County fairs suck people in with the promise of funnel cakes and ferris wheels, giant stuffed animals to be won in rigged games, parades, tractor pulls, and demolition derbies. But there's a powerful lobby at work, too - if it weren't so open and blatant, it'd be a great conspiracy. Head into those huge buildings - no, not the ones where people are hawking candles and or stainless steel cookingware, but the one that's full of displays attended by people who love to tell you about their passion. You'll learn a lot - but every time you take a risk and talk to a person, you run perilously close to being infected with their enthusiasm.
I've seen perfectly healthy and sane people come back from county fairs with drop-spindles and unspun wool. I've seen people come back and immediately start reorganizing the basement or garage with wood blanks, or go hiking into the bush looking for diamond willows to cut into staves and canes. Worse are the blacksmiths - once you start down that road, only being forcibly moved from your tools and forge, or life-threatening illness, can change your course.
But worse than all of those are the barns. Yes, the barns, full of proud 4H and FFA kids, who are absolutely bursting with information and persuasion about how incredibly awesome their pig or their cow is, and you should come see why this one is clearly the best ever... What snobbish defensive delight in hip urban cool could ever hold up to an ecstatic kid showing off their goat?
My housemate likes chickens even less than me (he won't eat them at all, where I eat them out of a pleasant sense of vengeance. By the scars on my hand and the memories of a chicken named Bloody Mary, I swear revenge is a dish best served steaming hot with a side of garlic bread.) Between that and the way Calmer Half is not inclined to have animals beyond dogs or cats, I figured that my attempt to grow a garden this year was about as far into suburban homesteading as we would go.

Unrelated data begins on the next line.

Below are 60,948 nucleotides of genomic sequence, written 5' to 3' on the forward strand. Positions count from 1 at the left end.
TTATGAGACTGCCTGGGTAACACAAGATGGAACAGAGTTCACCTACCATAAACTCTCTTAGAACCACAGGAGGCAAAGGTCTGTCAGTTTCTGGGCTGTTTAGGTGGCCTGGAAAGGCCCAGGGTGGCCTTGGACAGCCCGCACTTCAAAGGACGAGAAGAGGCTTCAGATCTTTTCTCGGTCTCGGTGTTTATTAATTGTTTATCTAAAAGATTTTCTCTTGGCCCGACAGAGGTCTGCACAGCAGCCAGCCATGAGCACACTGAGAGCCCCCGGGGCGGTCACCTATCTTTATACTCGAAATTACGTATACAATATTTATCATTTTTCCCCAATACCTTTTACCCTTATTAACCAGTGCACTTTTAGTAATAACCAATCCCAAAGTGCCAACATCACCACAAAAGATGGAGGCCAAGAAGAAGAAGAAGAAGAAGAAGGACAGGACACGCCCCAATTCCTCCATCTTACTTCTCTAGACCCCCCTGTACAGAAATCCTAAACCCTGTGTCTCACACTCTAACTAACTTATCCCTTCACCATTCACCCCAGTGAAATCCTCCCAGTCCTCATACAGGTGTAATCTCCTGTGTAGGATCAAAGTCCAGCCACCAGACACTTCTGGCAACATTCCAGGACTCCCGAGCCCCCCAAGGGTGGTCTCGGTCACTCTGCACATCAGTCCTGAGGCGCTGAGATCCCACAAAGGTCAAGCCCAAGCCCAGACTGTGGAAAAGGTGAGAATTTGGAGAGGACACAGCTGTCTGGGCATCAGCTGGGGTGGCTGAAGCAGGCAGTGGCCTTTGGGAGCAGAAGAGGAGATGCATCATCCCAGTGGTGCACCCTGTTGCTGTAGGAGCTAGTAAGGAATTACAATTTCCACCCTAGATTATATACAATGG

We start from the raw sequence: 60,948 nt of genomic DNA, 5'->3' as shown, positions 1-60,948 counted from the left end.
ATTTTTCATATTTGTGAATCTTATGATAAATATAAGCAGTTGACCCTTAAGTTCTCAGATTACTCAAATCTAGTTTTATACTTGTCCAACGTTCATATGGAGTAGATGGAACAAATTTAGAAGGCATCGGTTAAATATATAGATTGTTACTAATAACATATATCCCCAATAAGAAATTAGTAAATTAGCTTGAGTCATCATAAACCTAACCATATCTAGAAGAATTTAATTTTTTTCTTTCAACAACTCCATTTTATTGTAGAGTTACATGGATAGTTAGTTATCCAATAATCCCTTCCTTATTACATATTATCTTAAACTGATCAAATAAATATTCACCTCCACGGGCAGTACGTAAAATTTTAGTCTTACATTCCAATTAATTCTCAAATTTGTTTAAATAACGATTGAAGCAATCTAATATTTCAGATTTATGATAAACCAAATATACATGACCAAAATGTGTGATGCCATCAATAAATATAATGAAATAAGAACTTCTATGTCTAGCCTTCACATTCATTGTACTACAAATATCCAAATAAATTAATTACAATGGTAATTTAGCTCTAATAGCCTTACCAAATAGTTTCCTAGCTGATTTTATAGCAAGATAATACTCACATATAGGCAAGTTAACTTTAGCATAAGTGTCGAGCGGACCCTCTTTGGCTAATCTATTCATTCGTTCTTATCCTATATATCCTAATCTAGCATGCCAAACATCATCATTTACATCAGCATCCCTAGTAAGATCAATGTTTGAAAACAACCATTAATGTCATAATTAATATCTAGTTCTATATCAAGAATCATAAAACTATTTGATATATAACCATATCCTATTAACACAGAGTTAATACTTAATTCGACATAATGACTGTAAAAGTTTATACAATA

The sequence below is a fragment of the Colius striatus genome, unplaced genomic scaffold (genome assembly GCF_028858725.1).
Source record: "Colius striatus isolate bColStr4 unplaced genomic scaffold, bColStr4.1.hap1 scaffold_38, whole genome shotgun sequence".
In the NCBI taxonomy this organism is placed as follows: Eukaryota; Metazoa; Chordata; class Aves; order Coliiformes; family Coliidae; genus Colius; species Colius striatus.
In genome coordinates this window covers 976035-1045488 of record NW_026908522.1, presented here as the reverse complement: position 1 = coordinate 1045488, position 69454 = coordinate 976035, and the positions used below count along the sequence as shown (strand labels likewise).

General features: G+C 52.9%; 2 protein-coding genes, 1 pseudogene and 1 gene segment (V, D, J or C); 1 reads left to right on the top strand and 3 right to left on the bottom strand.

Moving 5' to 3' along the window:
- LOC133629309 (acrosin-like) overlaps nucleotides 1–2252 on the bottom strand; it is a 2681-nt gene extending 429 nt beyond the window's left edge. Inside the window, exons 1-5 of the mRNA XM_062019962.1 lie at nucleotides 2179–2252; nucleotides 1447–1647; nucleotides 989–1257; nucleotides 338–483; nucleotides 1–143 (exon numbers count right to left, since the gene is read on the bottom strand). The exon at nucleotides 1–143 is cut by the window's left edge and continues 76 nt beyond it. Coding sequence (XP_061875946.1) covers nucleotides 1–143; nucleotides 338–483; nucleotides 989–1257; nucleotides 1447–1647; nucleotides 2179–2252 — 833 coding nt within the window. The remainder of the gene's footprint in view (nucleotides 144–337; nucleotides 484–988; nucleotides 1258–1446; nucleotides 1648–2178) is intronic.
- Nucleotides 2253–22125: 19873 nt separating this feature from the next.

My housemate went into the barns at the county fair, and came back talking about meat rabbits. They're quiet. They're relatively easy to care for. The rinds and cores of vegetables now going into the compost pile could make a side-trip through the rabbits and come out more compost-ready, having grown meat on the way. Processing is feather-free and relatively easy. What do we think?
Months went by, and this was not forgotten. The Housemate's girl is in FFA. She needs a project. So... meat rabbits. I am not convinced a teenager will come by to care for them often enough. I am not convinced that rabbits, being hard to sex and easy to breed, won't become a lot more rabbits than planned. I am not convinced that they aren't a cute, furry gateway drug - and if we start tearing out the useless shrubbery and replacing it with edible and useful plants, or you find Calmer Half and Housemate in the back yard knocking together boxes for square foot gardening, then you'll know we're well past saving and don't want to be rescued anyway.